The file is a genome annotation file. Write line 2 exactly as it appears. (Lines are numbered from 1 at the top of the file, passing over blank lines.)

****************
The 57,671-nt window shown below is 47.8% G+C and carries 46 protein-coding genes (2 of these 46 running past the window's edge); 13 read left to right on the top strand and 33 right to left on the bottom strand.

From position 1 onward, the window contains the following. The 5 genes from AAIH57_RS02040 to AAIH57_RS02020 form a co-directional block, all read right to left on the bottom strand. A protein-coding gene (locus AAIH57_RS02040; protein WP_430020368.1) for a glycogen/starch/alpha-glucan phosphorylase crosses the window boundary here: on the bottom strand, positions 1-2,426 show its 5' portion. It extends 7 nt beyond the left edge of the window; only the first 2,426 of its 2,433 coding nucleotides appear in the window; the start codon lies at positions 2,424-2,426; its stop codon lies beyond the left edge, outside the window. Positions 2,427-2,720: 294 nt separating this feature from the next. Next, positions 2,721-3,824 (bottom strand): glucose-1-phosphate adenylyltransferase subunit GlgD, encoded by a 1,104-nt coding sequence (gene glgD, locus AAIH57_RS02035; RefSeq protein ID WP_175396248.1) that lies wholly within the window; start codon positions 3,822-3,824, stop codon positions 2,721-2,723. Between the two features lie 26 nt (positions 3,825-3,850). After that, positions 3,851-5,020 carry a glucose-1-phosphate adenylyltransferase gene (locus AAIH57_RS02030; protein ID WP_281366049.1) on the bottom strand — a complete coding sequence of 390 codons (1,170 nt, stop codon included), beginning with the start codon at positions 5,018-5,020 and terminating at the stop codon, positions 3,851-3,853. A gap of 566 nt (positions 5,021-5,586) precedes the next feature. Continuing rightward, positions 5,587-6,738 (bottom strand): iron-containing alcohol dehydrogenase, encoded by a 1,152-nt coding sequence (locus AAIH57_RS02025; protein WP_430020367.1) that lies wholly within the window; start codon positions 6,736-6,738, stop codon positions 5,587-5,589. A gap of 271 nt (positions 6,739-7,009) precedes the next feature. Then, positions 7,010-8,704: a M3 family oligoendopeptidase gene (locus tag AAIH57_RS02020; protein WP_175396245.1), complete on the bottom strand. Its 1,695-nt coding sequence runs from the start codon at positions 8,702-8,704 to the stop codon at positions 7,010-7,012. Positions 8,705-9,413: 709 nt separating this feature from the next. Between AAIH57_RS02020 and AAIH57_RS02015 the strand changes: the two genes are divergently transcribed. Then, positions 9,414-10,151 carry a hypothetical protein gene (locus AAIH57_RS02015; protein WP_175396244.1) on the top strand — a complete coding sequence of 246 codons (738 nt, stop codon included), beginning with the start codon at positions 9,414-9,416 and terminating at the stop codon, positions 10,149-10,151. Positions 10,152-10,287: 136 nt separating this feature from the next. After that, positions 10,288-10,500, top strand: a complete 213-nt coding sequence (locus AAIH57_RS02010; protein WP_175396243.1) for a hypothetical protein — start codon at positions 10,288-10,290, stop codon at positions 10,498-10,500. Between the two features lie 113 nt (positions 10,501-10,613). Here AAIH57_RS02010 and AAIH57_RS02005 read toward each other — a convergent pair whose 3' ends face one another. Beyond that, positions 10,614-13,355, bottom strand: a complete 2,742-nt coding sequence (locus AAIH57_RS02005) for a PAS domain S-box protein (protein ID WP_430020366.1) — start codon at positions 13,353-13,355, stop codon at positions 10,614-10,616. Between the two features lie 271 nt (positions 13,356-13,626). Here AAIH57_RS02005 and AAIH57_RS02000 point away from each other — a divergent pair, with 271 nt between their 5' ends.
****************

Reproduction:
From position 1 onward, the window contains the following. The 5 genes from AAIH57_RS02040 to AAIH57_RS02020 form a co-directional block, all read right to left on the bottom strand. A protein-coding gene (locus AAIH57_RS02040; protein WP_430020368.1) for a glycogen/starch/alpha-glucan phosphorylase crosses the window boundary here: on the bottom strand, positions 1-2,426 show its 5' portion. It extends 7 nt beyond the left edge of the window; only the first 2,426 of its 2,433 coding nucleotides appear in the window; the start codon lies at positions 2,424-2,426; its stop codon lies beyond the left edge, outside the window. Positions 2,427-2,720: 294 nt separating this feature from the next. Next, positions 2,721-3,824 (bottom strand): glucose-1-phosphate adenylyltransferase subunit GlgD, encoded by a 1,104-nt coding sequence (gene glgD, locus AAIH57_RS02035; RefSeq protein ID WP_175396248.1) that lies wholly within the window; start codon positions 3,822-3,824, stop codon positions 2,721-2,723. Between the two features lie 26 nt (positions 3,825-3,850). After that, positions 3,851-5,020 carry a glucose-1-phosphate adenylyltransferase gene (locus AAIH57_RS02030; protein ID WP_281366049.1) on the bottom strand — a complete coding sequence of 390 codons (1,170 nt, stop codon included), beginning with the start codon at positions 5,018-5,020 and terminating at the stop codon, positions 3,851-3,853. A gap of 566 nt (positions 5,021-5,586) precedes the next feature. Continuing rightward, positions 5,587-6,738 (bottom strand): iron-containing alcohol dehydrogenase, encoded by a 1,152-nt coding sequence (locus AAIH57_RS02025; protein WP_430020367.1) that lies wholly within the window; start codon positions 6,736-6,738, stop codon positions 5,587-5,589. A gap of 271 nt (positions 6,739-7,009) precedes the next feature. Then, positions 7,010-8,704: a M3 family oligoendopeptidase gene (locus tag AAIH57_RS02020; protein WP_175396245.1), complete on the bottom strand. Its 1,695-nt coding sequence runs from the start codon at positions 8,702-8,704 to the stop codon at positions 7,010-7,012. Positions 8,705-9,413: 709 nt separating this feature from the next. Between AAIH57_RS02020 and AAIH57_RS02015 the strand changes: the two genes are divergently transcribed. Then, positions 9,414-10,151 carry a hypothetical protein gene (locus AAIH57_RS02015; protein WP_175396244.1) on the top strand — a complete coding sequence of 246 codons (738 nt, stop codon included), beginning with the start codon at positions 9,414-9,416 and terminating at the stop codon, positions 10,149-10,151. Positions 10,152-10,287: 136 nt separating this feature from the next. After that, positions 10,288-10,500, top strand: a complete 213-nt coding sequence (locus AAIH57_RS02010; protein WP_175396243.1) for a hypothetical protein — start codon at positions 10,288-10,290, stop codon at positions 10,498-10,500. Between the two features lie 113 nt (positions 10,501-10,613). Here AAIH57_RS02010 and AAIH57_RS02005 read toward each other — a convergent pair whose 3' ends face one another. Beyond that, positions 10,614-13,355, bottom strand: a complete 2,742-nt coding sequence (locus AAIH57_RS02005) for a PAS domain S-box protein (protein ID WP_430020366.1) — start codon at positions 13,353-13,355, stop codon at positions 10,614-10,616. Between the two features lie 271 nt (positions 13,356-13,626). Here AAIH57_RS02005 and AAIH57_RS02000 point away from each other — a divergent pair, with 271 nt between their 5' ends.